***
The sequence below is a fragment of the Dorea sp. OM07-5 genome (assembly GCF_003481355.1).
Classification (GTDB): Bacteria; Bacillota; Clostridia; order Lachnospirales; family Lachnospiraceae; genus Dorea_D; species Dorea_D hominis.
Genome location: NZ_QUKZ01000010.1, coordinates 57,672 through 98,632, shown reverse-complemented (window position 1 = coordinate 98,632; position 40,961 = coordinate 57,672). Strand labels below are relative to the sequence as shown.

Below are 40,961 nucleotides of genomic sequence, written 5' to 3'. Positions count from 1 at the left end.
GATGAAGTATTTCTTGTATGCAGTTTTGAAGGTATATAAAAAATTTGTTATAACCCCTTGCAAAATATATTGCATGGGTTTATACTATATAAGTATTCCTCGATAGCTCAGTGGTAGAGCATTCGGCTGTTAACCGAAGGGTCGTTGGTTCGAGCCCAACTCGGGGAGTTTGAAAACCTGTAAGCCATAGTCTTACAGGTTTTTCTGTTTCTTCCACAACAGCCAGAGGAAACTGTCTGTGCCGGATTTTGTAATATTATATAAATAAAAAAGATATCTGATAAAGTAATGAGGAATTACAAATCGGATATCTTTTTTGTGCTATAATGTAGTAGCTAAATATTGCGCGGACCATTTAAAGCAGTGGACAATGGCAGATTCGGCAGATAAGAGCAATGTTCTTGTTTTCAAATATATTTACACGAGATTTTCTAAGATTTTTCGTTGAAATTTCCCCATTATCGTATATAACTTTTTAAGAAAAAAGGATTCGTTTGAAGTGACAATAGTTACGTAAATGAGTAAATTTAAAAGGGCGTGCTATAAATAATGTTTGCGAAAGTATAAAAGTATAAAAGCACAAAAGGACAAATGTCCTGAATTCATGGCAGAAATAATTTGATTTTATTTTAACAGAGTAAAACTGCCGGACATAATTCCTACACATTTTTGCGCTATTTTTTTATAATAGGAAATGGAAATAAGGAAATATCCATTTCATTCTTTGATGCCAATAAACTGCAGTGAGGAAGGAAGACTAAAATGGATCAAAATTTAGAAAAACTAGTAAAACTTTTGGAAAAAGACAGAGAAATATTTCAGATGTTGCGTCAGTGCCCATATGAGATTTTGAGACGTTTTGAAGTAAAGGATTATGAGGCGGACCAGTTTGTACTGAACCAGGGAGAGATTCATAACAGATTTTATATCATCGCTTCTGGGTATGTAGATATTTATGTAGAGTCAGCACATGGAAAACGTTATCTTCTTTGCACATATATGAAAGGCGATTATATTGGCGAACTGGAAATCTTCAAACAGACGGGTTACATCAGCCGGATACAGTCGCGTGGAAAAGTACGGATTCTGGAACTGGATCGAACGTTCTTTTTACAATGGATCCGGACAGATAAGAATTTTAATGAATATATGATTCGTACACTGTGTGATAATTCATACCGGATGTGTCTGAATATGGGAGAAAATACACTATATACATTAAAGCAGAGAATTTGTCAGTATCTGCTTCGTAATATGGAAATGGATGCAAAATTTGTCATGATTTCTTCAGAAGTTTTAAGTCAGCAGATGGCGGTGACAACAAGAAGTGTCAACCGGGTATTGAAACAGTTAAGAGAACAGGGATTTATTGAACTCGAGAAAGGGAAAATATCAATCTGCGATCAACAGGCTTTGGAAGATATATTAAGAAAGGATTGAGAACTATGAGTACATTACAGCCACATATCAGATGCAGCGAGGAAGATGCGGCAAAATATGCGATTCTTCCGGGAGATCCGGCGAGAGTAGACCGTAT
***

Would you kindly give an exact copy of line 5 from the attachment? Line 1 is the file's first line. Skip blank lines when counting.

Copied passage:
GATGAAGTATTTCTTGTATGCAGTTTTGAAGGTATATAAAAAATTTGTTATAACCCCTTGCAAAATATATTGCATGGGTTTATACTATATAAGTATTCCTCGATAGCTCAGTGGTAGAGCATTCGGCTGTTAACCGAAGGGTCGTTGGTTCGAGCCCAACTCGGGGAGTTTGAAAACCTGTAAGCCATAGTCTTACAGGTTTTTCTGTTTCTTCCACAACAGCCAGAGGAAACTGTCTGTGCCGGATTTTGTAATATTATATAAATAAAAAAGATATCTGATAAAGTAATGAGGAATTACAAATCGGATATCTTTTTTGTGCTATAATGTAGTAGCTAAATATTGCGCGGACCATTTAAAGCAGTGGACAATGGCAGATTCGGCAGATAAGAGCAATGTTCTTGTTTTCAAATATATTTACACGAGATTTTCTAAGATTTTTCGTTGAAATTTCCCCATTATCGTATATAACTTTTTAAGAAAAAAGGATTCGTTTGAAGTGACAATAGTTACGTAAATGAGTAAATTTAAAAGGGCGTGCTATAAATAATGTTTGCGAAAGTATAAAAGTATAAAAGCACAAAAGGACAAATGTCCTGAATTCATGGCAGAAATAATTTGATTTTATTTTAACAGAGTAAAACTGCCGGACATAATTCCTACACATTTTTGCGCTATTTTTTTATAATAGGAAATGGAAATAAGGAAATATCCATTTCATTCTTTGATGCCAATAAACTGCAGTGAGGAAGGAAGACTAAAATGGATCAAAATTTAGAAAAACTAGTAAAACTTTTGGAAAAAGACAGAGAAATATTTCAGATGTTGCGTCAGTGCCCATATGAGATTTTGAGACGTTTTGAAGTAAAGGATTATGAGGCGGACCAGTTTGTACTGAACCAGGGAGAGATTCATAACAGATTTTATATCATCGCTTCTGGGTATGTAGATATTTATGTAGAGTCAGCACATGGAAAACGTTATCTTCTTTGCACATATATGAAAGGCGATTATATTGGCGAACTGGAAATCTTCAAACAGACGGGTTACATCAGCCGGATACAGTCGCGTGGAAAAGTACGGATTCTGGAACTGGATCGAACGTTCTTTTTACAATGGATCCGGACAGATAAGAATTTTAATGAATATATGATTCGTACACTGTGTGATAATTCATACCGGATGTGTCTGAATATGGGAGAAAATACACTATATACATTAAAGCAGAGAATTTGTCAGTATCTGCTTCGTAATATGGAAATGGATGCAAAATTTGTCATGATTTCTTCAGAAGTTTTAAGTCAGCAGATGGCGGTGACAACAAGAAGTGTCAACCGGGTATTGAAACAGTTAAGAGAACAGGGATTTATTGAACTCGAGAAAGGGAAAATATCAATCTGCGATCAACAGGCTTTGGAAGATATATTAAGAAAGGATTGAGAACTATGAGTACATTACAGCCACATATCAGATGCAGCGAGGAAGATGCGGCAAAATATGCGATTCTTCCGGGAGATCCGGCGAGAGTAGACCGTAT